Sorry for the mess with the threads, Discourse always creates problems when you post code and things it thinks looks like code injection or something. This one has the interesting bits as images instead of copy/pastable text sadly, so Discourse doesn’t throw a wobbler.


Amazing work as usual Rosco, that’s one of the reasons it’s great to have you around.

You have just unlocked [pun] additional functionality (at least I wasn’t aware of…)

Thanks for sharing and taking the time to write it up.



Also, I forgot to mention: in SiRFIDaL, the dual-EM T5577 will be interpreted as two distinct RFID tags present at the same time.

This means you can configure PAM to only log you in when the two UIDs are authenticated simultaneously, which - working only with unencrypted UIDs and no public key cryptography or one-time pads - is greatly improved security.

I mean cloning an implanted EM is unlikely enough as it is. But cloning a custom-programmed dual-EM (without knowing it’s custom-programmed) and logging into a computer with only one reader? That’s downright impossible.


Wow that’s a lot to unpack that I dont fully understand…

I get the concept though and that’s friggin awesome

Soo, because I always want the next step too,

Do you think it would be possible to have uid 1 be EM, and uid 2 be hid?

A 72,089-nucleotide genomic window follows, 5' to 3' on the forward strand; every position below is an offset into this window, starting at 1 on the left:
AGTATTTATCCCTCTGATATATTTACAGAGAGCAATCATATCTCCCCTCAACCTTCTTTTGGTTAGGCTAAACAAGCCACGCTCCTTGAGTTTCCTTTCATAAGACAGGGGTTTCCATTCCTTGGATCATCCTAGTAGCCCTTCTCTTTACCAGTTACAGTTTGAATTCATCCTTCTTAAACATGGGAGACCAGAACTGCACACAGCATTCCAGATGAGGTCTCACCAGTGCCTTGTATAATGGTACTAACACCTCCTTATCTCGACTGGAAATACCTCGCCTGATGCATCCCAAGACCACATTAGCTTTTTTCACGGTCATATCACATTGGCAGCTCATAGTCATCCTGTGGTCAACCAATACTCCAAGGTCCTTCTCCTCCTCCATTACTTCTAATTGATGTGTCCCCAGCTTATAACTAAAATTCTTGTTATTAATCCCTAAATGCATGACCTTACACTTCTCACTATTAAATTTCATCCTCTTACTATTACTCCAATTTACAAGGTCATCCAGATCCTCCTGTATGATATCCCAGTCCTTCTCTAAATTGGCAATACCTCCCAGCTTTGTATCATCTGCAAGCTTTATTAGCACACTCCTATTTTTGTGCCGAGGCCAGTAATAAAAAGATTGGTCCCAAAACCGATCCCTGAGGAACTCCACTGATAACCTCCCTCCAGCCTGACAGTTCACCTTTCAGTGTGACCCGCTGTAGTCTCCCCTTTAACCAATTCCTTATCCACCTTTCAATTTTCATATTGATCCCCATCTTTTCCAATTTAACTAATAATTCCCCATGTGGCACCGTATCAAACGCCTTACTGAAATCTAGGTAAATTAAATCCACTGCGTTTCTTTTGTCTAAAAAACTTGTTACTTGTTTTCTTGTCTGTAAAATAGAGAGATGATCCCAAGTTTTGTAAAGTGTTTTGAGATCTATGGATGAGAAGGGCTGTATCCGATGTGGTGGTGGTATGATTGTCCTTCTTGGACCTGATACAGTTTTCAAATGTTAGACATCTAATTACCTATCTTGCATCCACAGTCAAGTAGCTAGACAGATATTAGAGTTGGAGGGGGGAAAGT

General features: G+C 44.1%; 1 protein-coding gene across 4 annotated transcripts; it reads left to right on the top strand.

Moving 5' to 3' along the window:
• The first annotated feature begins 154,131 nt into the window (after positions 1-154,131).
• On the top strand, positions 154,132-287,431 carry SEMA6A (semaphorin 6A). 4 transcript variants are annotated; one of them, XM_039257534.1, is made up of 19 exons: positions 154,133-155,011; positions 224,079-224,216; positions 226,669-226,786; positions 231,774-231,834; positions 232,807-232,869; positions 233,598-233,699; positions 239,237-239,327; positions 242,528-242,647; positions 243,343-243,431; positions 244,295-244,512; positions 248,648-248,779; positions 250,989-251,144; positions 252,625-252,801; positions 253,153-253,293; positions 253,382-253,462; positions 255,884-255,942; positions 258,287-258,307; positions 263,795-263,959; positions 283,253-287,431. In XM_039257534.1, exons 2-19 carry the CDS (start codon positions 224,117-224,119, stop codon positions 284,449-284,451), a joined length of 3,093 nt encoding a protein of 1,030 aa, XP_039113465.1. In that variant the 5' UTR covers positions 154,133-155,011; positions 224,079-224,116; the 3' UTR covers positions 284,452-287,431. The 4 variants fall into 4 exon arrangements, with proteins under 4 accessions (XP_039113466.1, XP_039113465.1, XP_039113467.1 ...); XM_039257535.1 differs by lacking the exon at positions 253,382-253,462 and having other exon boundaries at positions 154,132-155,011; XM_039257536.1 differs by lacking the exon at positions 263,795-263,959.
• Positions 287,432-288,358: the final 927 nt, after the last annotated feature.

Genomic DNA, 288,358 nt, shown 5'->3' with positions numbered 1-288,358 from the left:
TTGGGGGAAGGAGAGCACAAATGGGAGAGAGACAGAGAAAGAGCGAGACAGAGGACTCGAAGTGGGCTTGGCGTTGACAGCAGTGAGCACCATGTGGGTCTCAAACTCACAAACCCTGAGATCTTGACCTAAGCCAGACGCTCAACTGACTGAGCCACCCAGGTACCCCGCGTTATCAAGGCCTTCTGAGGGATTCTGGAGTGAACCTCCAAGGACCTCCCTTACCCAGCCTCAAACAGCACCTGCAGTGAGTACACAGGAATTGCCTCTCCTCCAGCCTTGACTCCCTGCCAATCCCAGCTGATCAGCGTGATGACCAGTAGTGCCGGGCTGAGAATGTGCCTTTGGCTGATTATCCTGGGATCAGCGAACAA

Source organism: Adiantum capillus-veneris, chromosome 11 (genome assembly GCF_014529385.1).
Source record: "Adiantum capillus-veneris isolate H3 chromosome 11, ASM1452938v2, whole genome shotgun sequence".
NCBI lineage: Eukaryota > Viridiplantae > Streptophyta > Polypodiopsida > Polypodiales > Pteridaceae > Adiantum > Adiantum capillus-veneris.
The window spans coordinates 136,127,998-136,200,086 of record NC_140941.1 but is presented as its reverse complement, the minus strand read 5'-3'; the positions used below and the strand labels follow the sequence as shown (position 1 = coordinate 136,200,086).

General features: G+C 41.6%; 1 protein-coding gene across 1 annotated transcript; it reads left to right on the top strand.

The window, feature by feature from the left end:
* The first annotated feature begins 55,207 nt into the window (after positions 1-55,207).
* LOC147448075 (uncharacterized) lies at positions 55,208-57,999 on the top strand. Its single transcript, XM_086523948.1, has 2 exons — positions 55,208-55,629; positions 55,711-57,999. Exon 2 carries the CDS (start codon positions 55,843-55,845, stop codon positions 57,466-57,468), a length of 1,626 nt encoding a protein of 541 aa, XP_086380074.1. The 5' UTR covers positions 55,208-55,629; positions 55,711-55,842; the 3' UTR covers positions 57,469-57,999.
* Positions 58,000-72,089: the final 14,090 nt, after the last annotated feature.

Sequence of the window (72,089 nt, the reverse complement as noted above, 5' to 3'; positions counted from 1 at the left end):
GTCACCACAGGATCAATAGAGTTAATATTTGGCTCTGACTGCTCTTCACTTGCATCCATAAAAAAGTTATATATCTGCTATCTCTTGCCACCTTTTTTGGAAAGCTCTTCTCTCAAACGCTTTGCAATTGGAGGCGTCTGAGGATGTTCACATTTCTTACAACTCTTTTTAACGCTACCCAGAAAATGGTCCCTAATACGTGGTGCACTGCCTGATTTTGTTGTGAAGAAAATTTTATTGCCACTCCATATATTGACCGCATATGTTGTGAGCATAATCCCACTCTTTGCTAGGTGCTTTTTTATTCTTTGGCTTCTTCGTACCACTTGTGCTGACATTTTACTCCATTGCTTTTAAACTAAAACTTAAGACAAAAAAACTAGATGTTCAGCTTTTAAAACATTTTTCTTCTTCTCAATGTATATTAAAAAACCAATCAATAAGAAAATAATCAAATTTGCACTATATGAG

I only understood a fraction of the coding you explained… so forgive me if I should have understood from what you already said

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Well Pilgrim, looks like you’re not the only one interested in this :slight_smile:

There are two issues with mixing different formats:

1/ If the T5577 frontend and encoding settings are strictly identical between tag type A and tag type B (i.e. if only the format of the bit sequence changes) AND both sequences fit in the T5577’s memory, then yes, you can encode both on the T5577

2/ BUT! The big issue is: will the reader for which the second sequence is intended be forgiving enough to ignore the first sequence if doesn’t undertand it, and will it manage to correctly latch onto the beginning of the second one?

The tests I conducted to assess the viability of the hack show that at least all of my EM readers are highly intolerant of stuff they don’t understand coming through: they all want the transmission to start with 9 preamble bits exactly, either when something enters the field for the first time, or following a valid previous transmission. Any spurrious byte inserted anywhere in the sequence renders the readers silent. In short: they detect something is off and refuse to interpret the rest of the sequence.

So the reply is… it depends. If you’re lucky and the target reader for the second UID is very forgiving (and probably quite smart too, to sort out garbage from a valid transmission with only a few bytes from a weakly protected protocol), then yes. Most likely, you won’t be lucky. But it doesn’t kill to try it.

The EM-with-EM UIDs trick works because EM tags were designed to send the same sequence back-to-back from the get-go, and all EM readers expect this. But EM readers never expect two different tags with different protocols to talk politely one right after the other in sequence. That never happens in real-life.

Definitely not, really Rosco this is amazing, thank you.
This is definetely something I will deep dive into some weekend.

I feel like there might be some out there, just from a programmers perspective you might just take this stream of data and read it continously and not care what happened before, so it shouldn’t be too unlikely right?